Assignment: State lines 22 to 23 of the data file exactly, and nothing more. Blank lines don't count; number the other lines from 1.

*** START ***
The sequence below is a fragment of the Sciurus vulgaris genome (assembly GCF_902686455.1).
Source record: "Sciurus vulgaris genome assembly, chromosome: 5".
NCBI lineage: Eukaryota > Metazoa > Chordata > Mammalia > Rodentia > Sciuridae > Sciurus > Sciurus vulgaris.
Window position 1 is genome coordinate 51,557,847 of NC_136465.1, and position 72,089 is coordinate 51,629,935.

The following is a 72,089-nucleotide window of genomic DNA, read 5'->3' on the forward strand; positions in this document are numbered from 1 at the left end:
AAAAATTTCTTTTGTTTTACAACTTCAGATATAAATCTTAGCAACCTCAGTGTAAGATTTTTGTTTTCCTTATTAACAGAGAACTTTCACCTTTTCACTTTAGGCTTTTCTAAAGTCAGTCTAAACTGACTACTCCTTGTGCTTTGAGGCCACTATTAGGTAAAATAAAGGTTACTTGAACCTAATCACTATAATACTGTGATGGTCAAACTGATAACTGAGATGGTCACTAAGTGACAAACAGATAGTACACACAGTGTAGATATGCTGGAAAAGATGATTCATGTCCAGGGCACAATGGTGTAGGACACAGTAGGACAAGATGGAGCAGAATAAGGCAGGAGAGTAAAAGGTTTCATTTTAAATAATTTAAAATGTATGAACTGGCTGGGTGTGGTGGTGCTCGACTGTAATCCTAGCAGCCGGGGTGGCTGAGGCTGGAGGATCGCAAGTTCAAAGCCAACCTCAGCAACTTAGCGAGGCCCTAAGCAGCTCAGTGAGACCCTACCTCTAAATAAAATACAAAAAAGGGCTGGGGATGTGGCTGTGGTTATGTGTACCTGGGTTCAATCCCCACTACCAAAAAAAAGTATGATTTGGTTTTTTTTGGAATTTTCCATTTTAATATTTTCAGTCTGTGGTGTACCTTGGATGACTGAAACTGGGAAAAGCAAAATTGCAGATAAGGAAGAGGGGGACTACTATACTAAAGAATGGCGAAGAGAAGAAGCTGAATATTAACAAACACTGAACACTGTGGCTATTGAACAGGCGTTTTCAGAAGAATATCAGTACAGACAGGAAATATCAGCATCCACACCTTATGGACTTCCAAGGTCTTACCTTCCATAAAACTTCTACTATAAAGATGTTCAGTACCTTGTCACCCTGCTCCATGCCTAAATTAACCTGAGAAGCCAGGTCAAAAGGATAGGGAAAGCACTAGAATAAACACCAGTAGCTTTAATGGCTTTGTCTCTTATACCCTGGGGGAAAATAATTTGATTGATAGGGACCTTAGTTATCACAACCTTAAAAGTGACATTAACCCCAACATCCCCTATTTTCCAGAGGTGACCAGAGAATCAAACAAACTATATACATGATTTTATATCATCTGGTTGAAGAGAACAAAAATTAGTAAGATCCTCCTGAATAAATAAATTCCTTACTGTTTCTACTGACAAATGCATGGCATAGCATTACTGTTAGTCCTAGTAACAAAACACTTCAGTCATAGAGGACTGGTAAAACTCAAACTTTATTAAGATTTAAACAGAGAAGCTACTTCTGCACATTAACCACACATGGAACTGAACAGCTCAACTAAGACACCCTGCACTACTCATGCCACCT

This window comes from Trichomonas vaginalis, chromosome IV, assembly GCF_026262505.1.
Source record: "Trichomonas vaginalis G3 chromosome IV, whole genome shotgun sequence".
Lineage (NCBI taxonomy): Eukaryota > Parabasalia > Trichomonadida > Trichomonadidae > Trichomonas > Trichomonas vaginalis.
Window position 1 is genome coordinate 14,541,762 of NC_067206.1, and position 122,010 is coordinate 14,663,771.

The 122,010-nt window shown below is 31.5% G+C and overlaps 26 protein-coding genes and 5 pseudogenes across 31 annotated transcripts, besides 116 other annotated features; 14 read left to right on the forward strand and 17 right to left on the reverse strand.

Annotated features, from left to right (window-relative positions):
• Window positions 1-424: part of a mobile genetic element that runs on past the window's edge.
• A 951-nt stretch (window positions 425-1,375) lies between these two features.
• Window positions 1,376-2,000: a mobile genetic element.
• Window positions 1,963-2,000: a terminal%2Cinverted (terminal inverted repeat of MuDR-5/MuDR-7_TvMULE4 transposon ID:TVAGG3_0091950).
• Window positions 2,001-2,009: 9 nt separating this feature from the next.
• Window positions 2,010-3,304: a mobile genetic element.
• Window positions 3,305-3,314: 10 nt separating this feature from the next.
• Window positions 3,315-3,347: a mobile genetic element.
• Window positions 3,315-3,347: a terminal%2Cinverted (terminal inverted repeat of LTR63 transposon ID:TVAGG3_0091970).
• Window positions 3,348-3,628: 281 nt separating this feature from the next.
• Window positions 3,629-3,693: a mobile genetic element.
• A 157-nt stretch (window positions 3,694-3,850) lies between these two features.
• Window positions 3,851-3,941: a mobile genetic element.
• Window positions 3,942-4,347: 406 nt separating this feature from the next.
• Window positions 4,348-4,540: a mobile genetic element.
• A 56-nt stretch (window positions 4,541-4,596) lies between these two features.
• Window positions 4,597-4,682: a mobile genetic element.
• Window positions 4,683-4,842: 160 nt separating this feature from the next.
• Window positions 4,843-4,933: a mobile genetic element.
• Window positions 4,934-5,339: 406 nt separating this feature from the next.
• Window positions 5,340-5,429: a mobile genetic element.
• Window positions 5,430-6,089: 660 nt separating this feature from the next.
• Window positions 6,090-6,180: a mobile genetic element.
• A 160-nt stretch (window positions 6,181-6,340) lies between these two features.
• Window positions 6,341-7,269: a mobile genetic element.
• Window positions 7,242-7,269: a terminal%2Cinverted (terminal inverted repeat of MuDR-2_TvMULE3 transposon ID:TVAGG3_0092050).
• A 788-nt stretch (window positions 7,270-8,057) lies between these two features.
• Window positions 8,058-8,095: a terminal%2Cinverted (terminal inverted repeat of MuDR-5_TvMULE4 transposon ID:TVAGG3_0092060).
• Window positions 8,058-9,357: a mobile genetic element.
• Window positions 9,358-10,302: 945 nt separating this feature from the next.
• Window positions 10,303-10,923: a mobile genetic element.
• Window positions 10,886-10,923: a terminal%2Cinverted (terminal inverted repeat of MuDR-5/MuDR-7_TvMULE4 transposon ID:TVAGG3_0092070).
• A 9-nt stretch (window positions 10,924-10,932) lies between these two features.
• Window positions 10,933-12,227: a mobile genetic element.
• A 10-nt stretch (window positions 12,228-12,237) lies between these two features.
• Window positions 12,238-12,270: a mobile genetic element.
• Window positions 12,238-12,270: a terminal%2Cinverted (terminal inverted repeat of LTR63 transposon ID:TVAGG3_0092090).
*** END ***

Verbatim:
• Window positions 3,348-3,628: 281 nt separating this feature from the next.
• Window positions 3,629-3,693: a mobile genetic element.